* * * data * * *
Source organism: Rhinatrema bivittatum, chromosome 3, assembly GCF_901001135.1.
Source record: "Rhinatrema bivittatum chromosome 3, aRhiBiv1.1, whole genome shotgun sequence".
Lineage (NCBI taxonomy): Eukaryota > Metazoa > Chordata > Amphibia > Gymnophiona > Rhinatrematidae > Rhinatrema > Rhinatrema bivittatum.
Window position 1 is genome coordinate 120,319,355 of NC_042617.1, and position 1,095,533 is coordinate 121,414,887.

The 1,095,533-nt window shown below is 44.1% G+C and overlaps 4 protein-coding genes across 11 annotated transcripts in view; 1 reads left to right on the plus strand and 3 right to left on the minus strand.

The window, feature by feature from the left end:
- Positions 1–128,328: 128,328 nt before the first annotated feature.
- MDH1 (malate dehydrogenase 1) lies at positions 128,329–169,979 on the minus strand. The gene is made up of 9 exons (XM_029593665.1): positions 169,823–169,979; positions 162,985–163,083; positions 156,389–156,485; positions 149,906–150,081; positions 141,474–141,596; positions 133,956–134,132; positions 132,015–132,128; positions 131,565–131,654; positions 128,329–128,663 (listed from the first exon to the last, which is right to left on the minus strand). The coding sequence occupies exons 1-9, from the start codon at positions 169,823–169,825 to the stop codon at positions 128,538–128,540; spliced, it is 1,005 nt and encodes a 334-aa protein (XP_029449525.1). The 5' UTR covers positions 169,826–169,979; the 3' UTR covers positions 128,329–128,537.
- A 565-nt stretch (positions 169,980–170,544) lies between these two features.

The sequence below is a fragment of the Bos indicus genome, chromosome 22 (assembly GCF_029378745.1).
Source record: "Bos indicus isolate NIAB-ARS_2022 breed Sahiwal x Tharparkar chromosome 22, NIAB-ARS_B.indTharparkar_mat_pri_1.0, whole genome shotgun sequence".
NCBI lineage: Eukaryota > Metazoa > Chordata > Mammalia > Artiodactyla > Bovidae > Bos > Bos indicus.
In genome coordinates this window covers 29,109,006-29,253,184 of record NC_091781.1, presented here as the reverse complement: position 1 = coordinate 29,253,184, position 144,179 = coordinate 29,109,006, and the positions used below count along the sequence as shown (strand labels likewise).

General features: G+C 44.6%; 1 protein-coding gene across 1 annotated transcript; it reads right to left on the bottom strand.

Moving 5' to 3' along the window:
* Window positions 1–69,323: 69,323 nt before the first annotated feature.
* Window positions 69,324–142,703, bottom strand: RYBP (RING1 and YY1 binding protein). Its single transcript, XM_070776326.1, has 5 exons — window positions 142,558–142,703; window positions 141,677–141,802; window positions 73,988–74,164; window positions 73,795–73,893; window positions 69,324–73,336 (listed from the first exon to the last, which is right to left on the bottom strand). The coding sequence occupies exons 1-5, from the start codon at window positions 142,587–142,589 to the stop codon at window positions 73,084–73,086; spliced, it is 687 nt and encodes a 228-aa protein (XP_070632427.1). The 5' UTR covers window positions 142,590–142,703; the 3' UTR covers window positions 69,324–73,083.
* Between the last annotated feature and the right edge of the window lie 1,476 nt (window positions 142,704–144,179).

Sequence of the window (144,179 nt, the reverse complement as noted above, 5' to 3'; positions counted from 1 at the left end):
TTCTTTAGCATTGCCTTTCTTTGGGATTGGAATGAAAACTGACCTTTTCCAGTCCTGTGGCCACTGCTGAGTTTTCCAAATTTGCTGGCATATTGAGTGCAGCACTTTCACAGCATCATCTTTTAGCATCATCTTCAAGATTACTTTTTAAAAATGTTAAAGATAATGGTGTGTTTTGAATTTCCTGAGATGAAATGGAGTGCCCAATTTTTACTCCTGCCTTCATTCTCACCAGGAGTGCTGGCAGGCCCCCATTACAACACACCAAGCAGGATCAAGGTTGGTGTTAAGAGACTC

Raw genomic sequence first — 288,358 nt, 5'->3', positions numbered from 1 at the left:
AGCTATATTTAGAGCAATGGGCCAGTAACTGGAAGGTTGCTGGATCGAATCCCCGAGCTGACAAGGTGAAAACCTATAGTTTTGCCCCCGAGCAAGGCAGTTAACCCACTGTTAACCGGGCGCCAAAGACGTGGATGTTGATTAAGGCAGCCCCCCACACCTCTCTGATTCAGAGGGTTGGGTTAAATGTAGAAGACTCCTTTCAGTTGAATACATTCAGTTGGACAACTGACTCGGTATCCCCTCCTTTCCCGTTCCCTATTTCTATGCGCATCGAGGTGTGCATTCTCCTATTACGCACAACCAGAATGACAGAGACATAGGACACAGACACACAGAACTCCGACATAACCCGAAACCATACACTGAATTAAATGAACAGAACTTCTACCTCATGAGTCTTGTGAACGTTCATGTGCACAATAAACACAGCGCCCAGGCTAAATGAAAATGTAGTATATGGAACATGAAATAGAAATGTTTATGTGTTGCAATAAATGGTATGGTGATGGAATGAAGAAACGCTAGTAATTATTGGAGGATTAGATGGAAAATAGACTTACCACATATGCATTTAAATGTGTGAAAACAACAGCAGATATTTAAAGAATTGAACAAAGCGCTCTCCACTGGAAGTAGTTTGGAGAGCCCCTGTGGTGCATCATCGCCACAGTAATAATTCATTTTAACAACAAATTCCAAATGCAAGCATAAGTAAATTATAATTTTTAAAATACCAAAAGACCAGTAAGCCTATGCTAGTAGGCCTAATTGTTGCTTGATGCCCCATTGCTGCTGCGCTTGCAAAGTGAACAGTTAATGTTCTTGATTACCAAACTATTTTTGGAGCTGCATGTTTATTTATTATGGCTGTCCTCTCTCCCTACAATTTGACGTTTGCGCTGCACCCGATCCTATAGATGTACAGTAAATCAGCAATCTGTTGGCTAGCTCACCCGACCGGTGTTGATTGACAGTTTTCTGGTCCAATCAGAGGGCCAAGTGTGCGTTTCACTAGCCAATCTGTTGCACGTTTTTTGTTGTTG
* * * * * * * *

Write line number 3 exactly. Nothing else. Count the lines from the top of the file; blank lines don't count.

Lineage (NCBI taxonomy): Eukaryota > Metazoa > Chordata > Amphibia > Gymnophiona > Rhinatrematidae > Rhinatrema > Rhinatrema bivittatum.